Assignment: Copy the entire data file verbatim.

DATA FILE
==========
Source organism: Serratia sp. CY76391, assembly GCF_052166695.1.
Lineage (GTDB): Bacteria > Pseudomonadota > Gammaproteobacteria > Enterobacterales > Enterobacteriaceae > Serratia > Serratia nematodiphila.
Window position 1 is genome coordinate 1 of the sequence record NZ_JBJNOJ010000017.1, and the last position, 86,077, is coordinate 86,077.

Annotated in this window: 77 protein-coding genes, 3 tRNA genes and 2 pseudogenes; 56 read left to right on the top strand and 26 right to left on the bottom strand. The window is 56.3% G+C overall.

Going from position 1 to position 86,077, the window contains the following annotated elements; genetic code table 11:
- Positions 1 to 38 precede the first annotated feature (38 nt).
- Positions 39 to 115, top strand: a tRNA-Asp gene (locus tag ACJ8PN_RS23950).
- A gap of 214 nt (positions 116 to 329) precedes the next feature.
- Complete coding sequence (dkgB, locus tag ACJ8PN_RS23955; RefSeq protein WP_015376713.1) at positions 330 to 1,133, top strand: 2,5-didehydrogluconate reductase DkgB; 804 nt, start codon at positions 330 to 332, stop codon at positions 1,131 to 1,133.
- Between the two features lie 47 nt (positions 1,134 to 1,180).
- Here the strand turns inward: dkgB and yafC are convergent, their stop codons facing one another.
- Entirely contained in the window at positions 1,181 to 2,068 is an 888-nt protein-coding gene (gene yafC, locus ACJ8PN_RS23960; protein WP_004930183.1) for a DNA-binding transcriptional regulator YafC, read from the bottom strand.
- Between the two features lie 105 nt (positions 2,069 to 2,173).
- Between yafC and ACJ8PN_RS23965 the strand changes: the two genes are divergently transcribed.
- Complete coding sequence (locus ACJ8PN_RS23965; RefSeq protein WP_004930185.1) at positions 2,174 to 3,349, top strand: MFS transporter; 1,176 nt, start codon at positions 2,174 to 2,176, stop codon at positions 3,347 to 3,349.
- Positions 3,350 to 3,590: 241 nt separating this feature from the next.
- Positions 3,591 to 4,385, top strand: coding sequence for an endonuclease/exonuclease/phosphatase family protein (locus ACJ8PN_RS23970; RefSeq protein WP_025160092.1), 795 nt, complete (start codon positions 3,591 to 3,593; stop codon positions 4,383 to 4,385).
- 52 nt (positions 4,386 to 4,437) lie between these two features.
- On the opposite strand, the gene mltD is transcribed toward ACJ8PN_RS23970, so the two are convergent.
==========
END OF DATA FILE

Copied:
Source organism: Serratia sp. CY76391, assembly GCF_052166695.1.
Lineage (GTDB): Bacteria > Pseudomonadota > Gammaproteobacteria > Enterobacterales > Enterobacteriaceae > Serratia > Serratia nematodiphila.
Window position 1 is genome coordinate 1 of the sequence record NZ_JBJNOJ010000017.1, and the last position, 86,077, is coordinate 86,077.

Annotated in this window: 77 protein-coding genes, 3 tRNA genes and 2 pseudogenes; 56 read left to right on the top strand and 26 right to left on the bottom strand. The window is 56.3% G+C overall.

Going from position 1 to position 86,077, the window contains the following annotated elements; genetic code table 11:
- Positions 1 to 38 precede the first annotated feature (38 nt).
- Positions 39 to 115, top strand: a tRNA-Asp gene (locus tag ACJ8PN_RS23950).
- A gap of 214 nt (positions 116 to 329) precedes the next feature.
- Complete coding sequence (dkgB, locus tag ACJ8PN_RS23955; RefSeq protein WP_015376713.1) at positions 330 to 1,133, top strand: 2,5-didehydrogluconate reductase DkgB; 804 nt, start codon at positions 330 to 332, stop codon at positions 1,131 to 1,133.
- Between the two features lie 47 nt (positions 1,134 to 1,180).
- Here the strand turns inward: dkgB and yafC are convergent, their stop codons facing one another.
- Entirely contained in the window at positions 1,181 to 2,068 is an 888-nt protein-coding gene (gene yafC, locus ACJ8PN_RS23960; protein WP_004930183.1) for a DNA-binding transcriptional regulator YafC, read from the bottom strand.
- Between the two features lie 105 nt (positions 2,069 to 2,173).
- Between yafC and ACJ8PN_RS23965 the strand changes: the two genes are divergently transcribed.
- Complete coding sequence (locus ACJ8PN_RS23965; RefSeq protein WP_004930185.1) at positions 2,174 to 3,349, top strand: MFS transporter; 1,176 nt, start codon at positions 2,174 to 2,176, stop codon at positions 3,347 to 3,349.
- Positions 3,350 to 3,590: 241 nt separating this feature from the next.
- Positions 3,591 to 4,385, top strand: coding sequence for an endonuclease/exonuclease/phosphatase family protein (locus ACJ8PN_RS23970; RefSeq protein WP_025160092.1), 795 nt, complete (start codon positions 3,591 to 3,593; stop codon positions 4,383 to 4,385).
- 52 nt (positions 4,386 to 4,437) lie between these two features.
- On the opposite strand, the gene mltD is transcribed toward ACJ8PN_RS23970, so the two are convergent.